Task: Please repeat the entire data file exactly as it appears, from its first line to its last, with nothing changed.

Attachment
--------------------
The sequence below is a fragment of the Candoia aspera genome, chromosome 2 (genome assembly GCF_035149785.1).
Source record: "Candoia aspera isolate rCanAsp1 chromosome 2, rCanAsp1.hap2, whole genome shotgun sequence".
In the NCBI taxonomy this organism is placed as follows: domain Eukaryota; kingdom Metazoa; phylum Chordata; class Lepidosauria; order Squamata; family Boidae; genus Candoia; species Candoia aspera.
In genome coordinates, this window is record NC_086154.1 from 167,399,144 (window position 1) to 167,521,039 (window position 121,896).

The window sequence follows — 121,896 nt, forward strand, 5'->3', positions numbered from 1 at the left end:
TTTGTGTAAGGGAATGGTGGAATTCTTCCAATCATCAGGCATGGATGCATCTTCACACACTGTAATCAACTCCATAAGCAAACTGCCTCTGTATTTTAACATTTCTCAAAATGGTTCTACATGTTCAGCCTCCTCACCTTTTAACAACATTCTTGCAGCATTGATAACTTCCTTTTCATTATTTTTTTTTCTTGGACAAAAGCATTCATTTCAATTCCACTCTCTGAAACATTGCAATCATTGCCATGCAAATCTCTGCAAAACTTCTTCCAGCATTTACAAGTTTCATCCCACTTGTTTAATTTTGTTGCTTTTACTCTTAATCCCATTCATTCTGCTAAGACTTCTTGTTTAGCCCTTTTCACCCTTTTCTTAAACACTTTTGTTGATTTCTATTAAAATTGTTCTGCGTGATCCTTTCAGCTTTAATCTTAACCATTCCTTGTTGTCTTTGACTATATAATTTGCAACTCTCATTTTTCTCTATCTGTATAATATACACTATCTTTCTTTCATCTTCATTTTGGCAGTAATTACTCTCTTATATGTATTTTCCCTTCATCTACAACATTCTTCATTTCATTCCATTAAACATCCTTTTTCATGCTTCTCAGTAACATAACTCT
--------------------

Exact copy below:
The sequence below is a fragment of the Candoia aspera genome, chromosome 2 (genome assembly GCF_035149785.1).
Source record: "Candoia aspera isolate rCanAsp1 chromosome 2, rCanAsp1.hap2, whole genome shotgun sequence".
In the NCBI taxonomy this organism is placed as follows: domain Eukaryota; kingdom Metazoa; phylum Chordata; class Lepidosauria; order Squamata; family Boidae; genus Candoia; species Candoia aspera.
In genome coordinates, this window is record NC_086154.1 from 167,399,144 (window position 1) to 167,521,039 (window position 121,896).

The window sequence follows — 121,896 nt, forward strand, 5'->3', positions numbered from 1 at the left end:
TTTGTGTAAGGGAATGGTGGAATTCTTCCAATCATCAGGCATGGATGCATCTTCACACACTGTAATCAACTCCATAAGCAAACTGCCTCTGTATTTTAACATTTCTCAAAATGGTTCTACATGTTCAGCCTCCTCACCTTTTAACAACATTCTTGCAGCATTGATAACTTCCTTTTCATTATTTTTTTTTCTTGGACAAAAGCATTCATTTCAATTCCACTCTCTGAAACATTGCAATCATTGCCATGCAAATCTCTGCAAAACTTCTTCCAGCATTTACAAGTTTCATCCCACTTGTTTAATTTTGTTGCTTTTACTCTTAATCCCATTCATTCTGCTAAGACTTCTTGTTTAGCCCTTTTCACCCTTTTCTTAAACACTTTTGTTGATTTCTATTAAAATTGTTCTGCGTGATCCTTTCAGCTTTAATCTTAACCATTCCTTGTTGTCTTTGACTATATAATTTGCAACTCTCATTTTTCTCTATCTGTATAATATACACTATCTTTCTTTCATCTTCATTTTGGCAGTAATTACTCTCTTATATGTATTTTCCCTTCATCTACAACATTCTTCATTTCATTCCATTAAACATCCTTTTTCATGCTTCTCAGTAACATAACTCT